When kids haven’t been properly trained to wander trails far away from the mall, it can be hard to convince them that it is a reasonable idea.

While that isn’t why we started taking our young lad out at the ripe old age of 1, it has helped a lot since.  So here is my theory on preparing kids for a life of wandering in the mountains and living in a van. (I would be so proud).

Infants in the backcountry.

If you have an infant, take the hiking and camping now. My child has always seen photos of himself in the mountains, so he thinks this is normal.  We do not have arguments about going out.  The same with tents.  He thinks sleeping in a tent is sleeping in a really cool nest.

I used a baby bjorn holder.

carrying-child-in-backcountry

No suspension and his view was truncated, but since he is always right up against you, the child is warm and comforted.  It can also be worn on the front so they can sleep better.

My boy would lean waaaaayyyyyy back out behind me and giggle a lot. I held feet.

Toddlers through 5 years old – starting past easy carrying years.

Toddlers are much like babies – a bit more amenable to being hoisted into the hills. That said, once you are not going to haul their baby butt the whole way, travels slows down to a glacial pace. This is where you need to suck it up. Your expectations are what are going to hold back future awesome hikes.

You are used to hitting a trail and covering some serious ground at what, to you, is a relaxed and comfortable pace. If you are 3 feet tall, a comfortable pace is slower and every rock, flower, bug and stick is super interesting.

Suck it up.  Let them be happy.  To cover ground, toss that kid on your shoulders every once in a while and haul down the trail. Also carry food enough for an army.  You will run out anyway. My son’s first 4 mile hike involved a lot of shoulders and 3 hours.  He was 2 and a half though, so I was still happy (and so was he).

Multiple kids? Friend, you have to start young and train them to walk farther earlier and make sure your significant other and friends are in shape too.

Starting at 8-14.

God help you.

OK it isn’t that bad, but now you need to really delve into both your and their expectations.  You may need to pull back a bit – chances are first day out with a pack is going to be different for them so make the first trip super fun. Do something impressive, but not insanely hard.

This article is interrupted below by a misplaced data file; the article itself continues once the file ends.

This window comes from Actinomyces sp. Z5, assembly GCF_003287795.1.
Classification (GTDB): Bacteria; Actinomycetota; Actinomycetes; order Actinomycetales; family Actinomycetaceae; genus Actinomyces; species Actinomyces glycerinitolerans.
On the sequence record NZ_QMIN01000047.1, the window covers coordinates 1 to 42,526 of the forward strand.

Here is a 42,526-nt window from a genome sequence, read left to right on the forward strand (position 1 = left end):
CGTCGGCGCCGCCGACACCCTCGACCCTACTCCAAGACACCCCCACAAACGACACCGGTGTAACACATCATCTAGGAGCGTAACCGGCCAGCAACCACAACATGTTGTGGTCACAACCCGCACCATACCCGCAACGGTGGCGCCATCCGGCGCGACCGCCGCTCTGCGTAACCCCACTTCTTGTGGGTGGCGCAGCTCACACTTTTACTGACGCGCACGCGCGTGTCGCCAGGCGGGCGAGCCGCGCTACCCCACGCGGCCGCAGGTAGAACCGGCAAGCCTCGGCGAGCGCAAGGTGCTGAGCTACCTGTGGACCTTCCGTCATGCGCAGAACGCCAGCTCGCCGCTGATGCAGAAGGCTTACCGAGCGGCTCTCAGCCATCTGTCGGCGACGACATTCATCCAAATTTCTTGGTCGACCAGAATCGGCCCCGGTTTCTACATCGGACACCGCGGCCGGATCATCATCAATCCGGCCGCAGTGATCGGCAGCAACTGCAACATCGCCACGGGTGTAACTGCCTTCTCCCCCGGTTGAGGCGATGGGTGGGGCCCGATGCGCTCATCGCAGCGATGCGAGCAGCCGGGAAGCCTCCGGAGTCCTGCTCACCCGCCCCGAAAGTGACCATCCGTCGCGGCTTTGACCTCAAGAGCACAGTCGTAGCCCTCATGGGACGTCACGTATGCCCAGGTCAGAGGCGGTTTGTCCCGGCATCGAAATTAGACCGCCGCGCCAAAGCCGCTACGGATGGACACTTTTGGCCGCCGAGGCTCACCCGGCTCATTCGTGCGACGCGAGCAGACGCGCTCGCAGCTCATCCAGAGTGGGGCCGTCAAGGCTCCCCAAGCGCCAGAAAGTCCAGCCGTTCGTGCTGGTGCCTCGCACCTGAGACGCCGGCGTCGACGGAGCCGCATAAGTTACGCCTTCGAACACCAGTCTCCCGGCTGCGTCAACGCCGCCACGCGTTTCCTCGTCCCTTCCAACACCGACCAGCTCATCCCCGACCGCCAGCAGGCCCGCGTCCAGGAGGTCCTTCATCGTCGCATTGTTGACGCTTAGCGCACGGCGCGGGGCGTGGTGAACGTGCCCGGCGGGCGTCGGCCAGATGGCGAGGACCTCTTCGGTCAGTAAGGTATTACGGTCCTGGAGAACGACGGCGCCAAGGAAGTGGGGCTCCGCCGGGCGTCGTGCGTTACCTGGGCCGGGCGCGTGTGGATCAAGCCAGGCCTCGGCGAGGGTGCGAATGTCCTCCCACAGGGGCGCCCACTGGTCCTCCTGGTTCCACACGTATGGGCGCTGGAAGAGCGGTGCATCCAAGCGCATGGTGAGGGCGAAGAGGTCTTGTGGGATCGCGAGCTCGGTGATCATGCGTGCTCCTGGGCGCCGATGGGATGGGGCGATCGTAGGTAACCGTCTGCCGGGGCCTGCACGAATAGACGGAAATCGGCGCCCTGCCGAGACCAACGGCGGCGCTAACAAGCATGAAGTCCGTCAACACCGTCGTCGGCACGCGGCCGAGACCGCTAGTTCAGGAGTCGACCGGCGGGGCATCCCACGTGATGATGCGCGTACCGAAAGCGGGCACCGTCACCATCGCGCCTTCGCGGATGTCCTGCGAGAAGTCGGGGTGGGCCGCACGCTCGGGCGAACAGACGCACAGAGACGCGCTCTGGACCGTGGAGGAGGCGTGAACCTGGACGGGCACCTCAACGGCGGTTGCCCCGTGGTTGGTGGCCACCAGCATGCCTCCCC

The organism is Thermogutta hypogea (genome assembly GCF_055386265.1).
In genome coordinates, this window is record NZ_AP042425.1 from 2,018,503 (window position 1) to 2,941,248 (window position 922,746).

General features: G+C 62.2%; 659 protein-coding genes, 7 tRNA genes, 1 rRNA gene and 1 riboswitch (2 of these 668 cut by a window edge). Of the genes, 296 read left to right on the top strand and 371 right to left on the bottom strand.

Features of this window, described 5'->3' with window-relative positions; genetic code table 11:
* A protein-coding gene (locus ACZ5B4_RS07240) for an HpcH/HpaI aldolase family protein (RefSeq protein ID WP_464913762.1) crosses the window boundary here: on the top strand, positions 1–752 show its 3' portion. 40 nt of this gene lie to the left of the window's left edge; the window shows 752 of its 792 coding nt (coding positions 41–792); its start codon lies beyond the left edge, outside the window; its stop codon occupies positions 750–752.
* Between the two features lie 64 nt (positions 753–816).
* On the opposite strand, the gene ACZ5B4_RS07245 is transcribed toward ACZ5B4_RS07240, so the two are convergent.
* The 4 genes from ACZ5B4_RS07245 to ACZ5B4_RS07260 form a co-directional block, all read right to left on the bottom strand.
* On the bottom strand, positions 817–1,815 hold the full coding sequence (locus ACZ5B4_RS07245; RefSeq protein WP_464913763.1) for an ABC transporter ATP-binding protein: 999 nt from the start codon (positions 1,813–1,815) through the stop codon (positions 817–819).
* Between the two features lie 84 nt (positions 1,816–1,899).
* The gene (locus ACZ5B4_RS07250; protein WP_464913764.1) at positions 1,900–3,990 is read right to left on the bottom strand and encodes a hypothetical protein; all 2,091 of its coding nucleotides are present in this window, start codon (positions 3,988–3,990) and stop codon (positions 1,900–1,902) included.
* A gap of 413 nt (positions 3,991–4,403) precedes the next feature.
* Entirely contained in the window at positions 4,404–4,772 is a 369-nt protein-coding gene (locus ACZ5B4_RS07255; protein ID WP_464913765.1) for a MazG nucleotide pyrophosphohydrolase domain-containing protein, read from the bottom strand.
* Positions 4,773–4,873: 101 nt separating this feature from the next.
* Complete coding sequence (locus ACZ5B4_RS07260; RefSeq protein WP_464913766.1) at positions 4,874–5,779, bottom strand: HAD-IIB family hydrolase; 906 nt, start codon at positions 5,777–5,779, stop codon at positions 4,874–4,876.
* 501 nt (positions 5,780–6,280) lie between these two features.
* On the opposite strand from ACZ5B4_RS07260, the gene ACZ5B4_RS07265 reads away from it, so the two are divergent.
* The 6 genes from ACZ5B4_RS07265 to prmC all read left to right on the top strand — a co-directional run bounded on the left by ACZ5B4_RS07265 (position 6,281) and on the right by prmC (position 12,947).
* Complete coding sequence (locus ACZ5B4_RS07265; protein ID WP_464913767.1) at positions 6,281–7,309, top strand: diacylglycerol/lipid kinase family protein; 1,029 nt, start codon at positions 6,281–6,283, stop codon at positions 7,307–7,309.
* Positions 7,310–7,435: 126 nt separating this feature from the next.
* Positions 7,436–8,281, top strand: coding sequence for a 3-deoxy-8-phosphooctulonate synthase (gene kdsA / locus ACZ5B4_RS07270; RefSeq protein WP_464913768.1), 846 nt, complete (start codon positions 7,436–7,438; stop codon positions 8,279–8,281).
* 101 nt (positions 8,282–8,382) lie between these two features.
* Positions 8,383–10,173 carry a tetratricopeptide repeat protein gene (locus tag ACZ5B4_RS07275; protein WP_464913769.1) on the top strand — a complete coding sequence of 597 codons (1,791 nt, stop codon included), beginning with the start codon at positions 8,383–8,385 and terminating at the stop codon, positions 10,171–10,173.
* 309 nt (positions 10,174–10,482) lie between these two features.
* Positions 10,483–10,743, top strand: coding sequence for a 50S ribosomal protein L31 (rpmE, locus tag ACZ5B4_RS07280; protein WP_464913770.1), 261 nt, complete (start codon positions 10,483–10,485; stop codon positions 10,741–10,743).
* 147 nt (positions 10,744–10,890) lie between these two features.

I have nieces and nephews who have never been backcountry. We are hoping to start them out. Issues brought up: showers, bears, bugs, electronics, food. Address concerns early. No they won’t shower, but they can bring wet ones (4= a bath) or jump into a nice “warm” lake. Discuss the definition of “warm” later.

Maybe pick the first day so you are not climbing 3-4,000 feet. Don’t be nuts but not too easy either – they will enjoy the adventure more in retrospect if they do something cool. Help them train if they need it (in my niece and nephews case they are in better shape than I am) and find gear that fits them.  Your old backpack is going to be huge on someone a foot shorter than you.

Teens to 20 – to the backcountry.

By this age, lets hope they have an itch to get out too.

If not, you can help that along by leaving old Alpine magazines out, forbid them to watch climbing videos and insist that it is too dangerous for them, and leaving John Muir’s writing around.

Chances are if they want to come out, you are home free. Again, plan to be a little more comfortable than you might normally travel. As someone who likes to travel light, this is a hard thing for me, but on a first trip or so, it may help acclimate the teens.  Not too comfortable, though. I am speaking of a little extra tasty food stuff. Really, carrying up to 35 lb. and some more kid friendly food is enough.

A note on carrying your house with you. Stop it. I have watched groups torturing teens out on the trail with packs that are enormous and heavy. Carrying 60+ lbs is not going to convince anyone that this is fun and sucks the life out of some splendid views.

So, get those kids out into the hills. The backcountry awaits and lets face it, as a Geezer yourself, you need to train the people who are going to haul your gear in a few years.

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